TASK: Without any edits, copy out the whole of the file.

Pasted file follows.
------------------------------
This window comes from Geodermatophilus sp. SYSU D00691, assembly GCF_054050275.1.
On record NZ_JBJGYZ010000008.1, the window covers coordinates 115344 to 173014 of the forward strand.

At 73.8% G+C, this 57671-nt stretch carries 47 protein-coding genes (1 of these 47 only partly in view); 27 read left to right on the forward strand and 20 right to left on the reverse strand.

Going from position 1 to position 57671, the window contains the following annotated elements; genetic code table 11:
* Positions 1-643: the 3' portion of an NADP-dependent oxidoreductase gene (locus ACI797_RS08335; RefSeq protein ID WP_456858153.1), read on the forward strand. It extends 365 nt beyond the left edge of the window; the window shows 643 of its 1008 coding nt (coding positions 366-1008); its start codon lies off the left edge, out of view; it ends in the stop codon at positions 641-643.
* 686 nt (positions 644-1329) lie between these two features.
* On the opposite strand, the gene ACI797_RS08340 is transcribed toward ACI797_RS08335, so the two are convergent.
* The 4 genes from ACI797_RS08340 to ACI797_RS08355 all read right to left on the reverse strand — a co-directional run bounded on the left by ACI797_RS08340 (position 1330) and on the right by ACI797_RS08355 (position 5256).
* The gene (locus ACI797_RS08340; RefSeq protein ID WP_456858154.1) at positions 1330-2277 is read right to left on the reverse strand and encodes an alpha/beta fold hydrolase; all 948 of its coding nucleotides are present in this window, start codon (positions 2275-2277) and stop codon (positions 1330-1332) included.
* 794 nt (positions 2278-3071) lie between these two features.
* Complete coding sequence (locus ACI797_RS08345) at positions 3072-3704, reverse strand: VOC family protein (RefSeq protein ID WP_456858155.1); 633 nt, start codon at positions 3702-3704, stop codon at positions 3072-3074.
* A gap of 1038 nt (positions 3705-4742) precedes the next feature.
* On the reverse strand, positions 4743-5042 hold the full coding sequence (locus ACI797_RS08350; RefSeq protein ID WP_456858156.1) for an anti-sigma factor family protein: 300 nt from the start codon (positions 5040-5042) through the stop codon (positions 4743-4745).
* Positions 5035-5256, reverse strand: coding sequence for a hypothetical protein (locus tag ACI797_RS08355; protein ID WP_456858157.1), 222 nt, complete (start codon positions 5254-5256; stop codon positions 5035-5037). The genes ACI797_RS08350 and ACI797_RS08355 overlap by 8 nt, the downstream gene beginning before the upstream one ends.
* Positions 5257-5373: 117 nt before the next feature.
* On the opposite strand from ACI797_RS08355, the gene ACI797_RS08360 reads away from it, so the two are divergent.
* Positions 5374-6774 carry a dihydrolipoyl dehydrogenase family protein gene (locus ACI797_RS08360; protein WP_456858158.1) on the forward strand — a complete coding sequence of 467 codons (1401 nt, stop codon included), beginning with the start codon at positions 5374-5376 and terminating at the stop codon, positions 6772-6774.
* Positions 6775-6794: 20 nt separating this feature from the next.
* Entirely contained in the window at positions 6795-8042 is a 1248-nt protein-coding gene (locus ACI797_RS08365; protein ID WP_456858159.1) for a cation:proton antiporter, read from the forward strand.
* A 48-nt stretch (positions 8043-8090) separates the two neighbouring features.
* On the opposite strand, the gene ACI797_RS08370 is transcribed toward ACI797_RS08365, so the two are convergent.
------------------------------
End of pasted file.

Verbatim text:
This window comes from Geodermatophilus sp. SYSU D00691, assembly GCF_054050275.1.
On record NZ_JBJGYZ010000008.1, the window covers coordinates 115344 to 173014 of the forward strand.

At 73.8% G+C, this 57671-nt stretch carries 47 protein-coding genes (1 of these 47 only partly in view); 27 read left to right on the forward strand and 20 right to left on the reverse strand.

Going from position 1 to position 57671, the window contains the following annotated elements; genetic code table 11:
* Positions 1-643: the 3' portion of an NADP-dependent oxidoreductase gene (locus ACI797_RS08335; RefSeq protein ID WP_456858153.1), read on the forward strand. It extends 365 nt beyond the left edge of the window; the window shows 643 of its 1008 coding nt (coding positions 366-1008); its start codon lies off the left edge, out of view; it ends in the stop codon at positions 641-643.
* 686 nt (positions 644-1329) lie between these two features.
* On the opposite strand, the gene ACI797_RS08340 is transcribed toward ACI797_RS08335, so the two are convergent.
* The 4 genes from ACI797_RS08340 to ACI797_RS08355 all read right to left on the reverse strand — a co-directional run bounded on the left by ACI797_RS08340 (position 1330) and on the right by ACI797_RS08355 (position 5256).
* The gene (locus ACI797_RS08340; RefSeq protein ID WP_456858154.1) at positions 1330-2277 is read right to left on the reverse strand and encodes an alpha/beta fold hydrolase; all 948 of its coding nucleotides are present in this window, start codon (positions 2275-2277) and stop codon (positions 1330-1332) included.
* 794 nt (positions 2278-3071) lie between these two features.
* Complete coding sequence (locus ACI797_RS08345) at positions 3072-3704, reverse strand: VOC family protein (RefSeq protein ID WP_456858155.1); 633 nt, start codon at positions 3702-3704, stop codon at positions 3072-3074.
* A gap of 1038 nt (positions 3705-4742) precedes the next feature.
* On the reverse strand, positions 4743-5042 hold the full coding sequence (locus ACI797_RS08350; RefSeq protein ID WP_456858156.1) for an anti-sigma factor family protein: 300 nt from the start codon (positions 5040-5042) through the stop codon (positions 4743-4745).
* Positions 5035-5256, reverse strand: coding sequence for a hypothetical protein (locus tag ACI797_RS08355; protein ID WP_456858157.1), 222 nt, complete (start codon positions 5254-5256; stop codon positions 5035-5037). The genes ACI797_RS08350 and ACI797_RS08355 overlap by 8 nt, the downstream gene beginning before the upstream one ends.
* Positions 5257-5373: 117 nt before the next feature.
* On the opposite strand from ACI797_RS08355, the gene ACI797_RS08360 reads away from it, so the two are divergent.
* Positions 5374-6774 carry a dihydrolipoyl dehydrogenase family protein gene (locus ACI797_RS08360; protein WP_456858158.1) on the forward strand — a complete coding sequence of 467 codons (1401 nt, stop codon included), beginning with the start codon at positions 5374-5376 and terminating at the stop codon, positions 6772-6774.
* Positions 6775-6794: 20 nt separating this feature from the next.
* Entirely contained in the window at positions 6795-8042 is a 1248-nt protein-coding gene (locus ACI797_RS08365; protein ID WP_456858159.1) for a cation:proton antiporter, read from the forward strand.
* A 48-nt stretch (positions 8043-8090) separates the two neighbouring features.
* On the opposite strand, the gene ACI797_RS08370 is transcribed toward ACI797_RS08365, so the two are convergent.